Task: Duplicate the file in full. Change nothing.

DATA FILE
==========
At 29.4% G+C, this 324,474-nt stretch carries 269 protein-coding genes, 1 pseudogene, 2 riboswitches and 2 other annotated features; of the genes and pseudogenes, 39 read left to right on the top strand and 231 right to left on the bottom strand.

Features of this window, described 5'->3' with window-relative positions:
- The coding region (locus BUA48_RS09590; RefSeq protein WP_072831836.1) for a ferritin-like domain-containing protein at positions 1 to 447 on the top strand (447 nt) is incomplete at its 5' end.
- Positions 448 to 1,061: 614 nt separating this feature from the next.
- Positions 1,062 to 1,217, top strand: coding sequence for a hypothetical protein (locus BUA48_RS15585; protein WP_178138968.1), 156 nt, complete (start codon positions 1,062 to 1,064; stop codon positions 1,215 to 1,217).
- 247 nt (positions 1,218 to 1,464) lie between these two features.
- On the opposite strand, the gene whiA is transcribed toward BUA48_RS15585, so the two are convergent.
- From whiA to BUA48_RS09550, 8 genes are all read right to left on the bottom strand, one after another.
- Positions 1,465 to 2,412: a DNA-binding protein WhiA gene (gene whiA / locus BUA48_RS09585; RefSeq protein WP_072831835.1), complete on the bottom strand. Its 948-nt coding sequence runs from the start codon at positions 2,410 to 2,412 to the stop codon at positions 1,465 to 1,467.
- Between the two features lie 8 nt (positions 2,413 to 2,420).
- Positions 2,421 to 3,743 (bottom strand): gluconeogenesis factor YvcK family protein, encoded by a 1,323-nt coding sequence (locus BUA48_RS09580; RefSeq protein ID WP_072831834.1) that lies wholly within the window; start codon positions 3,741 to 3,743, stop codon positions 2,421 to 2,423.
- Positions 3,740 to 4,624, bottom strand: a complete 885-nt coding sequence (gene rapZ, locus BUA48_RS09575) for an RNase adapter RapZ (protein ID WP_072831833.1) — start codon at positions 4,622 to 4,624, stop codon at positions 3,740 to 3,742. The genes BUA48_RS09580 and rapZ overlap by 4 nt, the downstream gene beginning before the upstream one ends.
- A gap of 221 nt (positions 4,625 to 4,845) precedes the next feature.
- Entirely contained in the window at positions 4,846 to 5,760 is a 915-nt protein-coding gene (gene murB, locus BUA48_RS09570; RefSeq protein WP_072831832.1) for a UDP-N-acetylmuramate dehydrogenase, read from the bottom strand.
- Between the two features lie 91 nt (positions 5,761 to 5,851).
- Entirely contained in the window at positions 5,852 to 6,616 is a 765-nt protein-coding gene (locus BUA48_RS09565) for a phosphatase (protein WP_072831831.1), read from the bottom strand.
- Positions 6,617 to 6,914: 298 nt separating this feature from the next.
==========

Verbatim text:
At 29.4% G+C, this 324,474-nt stretch carries 269 protein-coding genes, 1 pseudogene, 2 riboswitches and 2 other annotated features; of the genes and pseudogenes, 39 read left to right on the top strand and 231 right to left on the bottom strand.

Features of this window, described 5'->3' with window-relative positions:
- The coding region (locus BUA48_RS09590; RefSeq protein WP_072831836.1) for a ferritin-like domain-containing protein at positions 1 to 447 on the top strand (447 nt) is incomplete at its 5' end.
- Positions 448 to 1,061: 614 nt separating this feature from the next.
- Positions 1,062 to 1,217, top strand: coding sequence for a hypothetical protein (locus BUA48_RS15585; protein WP_178138968.1), 156 nt, complete (start codon positions 1,062 to 1,064; stop codon positions 1,215 to 1,217).
- 247 nt (positions 1,218 to 1,464) lie between these two features.
- On the opposite strand, the gene whiA is transcribed toward BUA48_RS15585, so the two are convergent.
- From whiA to BUA48_RS09550, 8 genes are all read right to left on the bottom strand, one after another.
- Positions 1,465 to 2,412: a DNA-binding protein WhiA gene (gene whiA / locus BUA48_RS09585; RefSeq protein WP_072831835.1), complete on the bottom strand. Its 948-nt coding sequence runs from the start codon at positions 2,410 to 2,412 to the stop codon at positions 1,465 to 1,467.
- Between the two features lie 8 nt (positions 2,413 to 2,420).
- Positions 2,421 to 3,743 (bottom strand): gluconeogenesis factor YvcK family protein, encoded by a 1,323-nt coding sequence (locus BUA48_RS09580; RefSeq protein ID WP_072831834.1) that lies wholly within the window; start codon positions 3,741 to 3,743, stop codon positions 2,421 to 2,423.
- Positions 3,740 to 4,624, bottom strand: a complete 885-nt coding sequence (gene rapZ, locus BUA48_RS09575) for an RNase adapter RapZ (protein ID WP_072831833.1) — start codon at positions 4,622 to 4,624, stop codon at positions 3,740 to 3,742. The genes BUA48_RS09580 and rapZ overlap by 4 nt, the downstream gene beginning before the upstream one ends.
- A gap of 221 nt (positions 4,625 to 4,845) precedes the next feature.
- Entirely contained in the window at positions 4,846 to 5,760 is a 915-nt protein-coding gene (gene murB, locus BUA48_RS09570; RefSeq protein WP_072831832.1) for a UDP-N-acetylmuramate dehydrogenase, read from the bottom strand.
- Between the two features lie 91 nt (positions 5,761 to 5,851).
- Entirely contained in the window at positions 5,852 to 6,616 is a 765-nt protein-coding gene (locus BUA48_RS09565) for a phosphatase (protein WP_072831831.1), read from the bottom strand.
- Positions 6,617 to 6,914: 298 nt separating this feature from the next.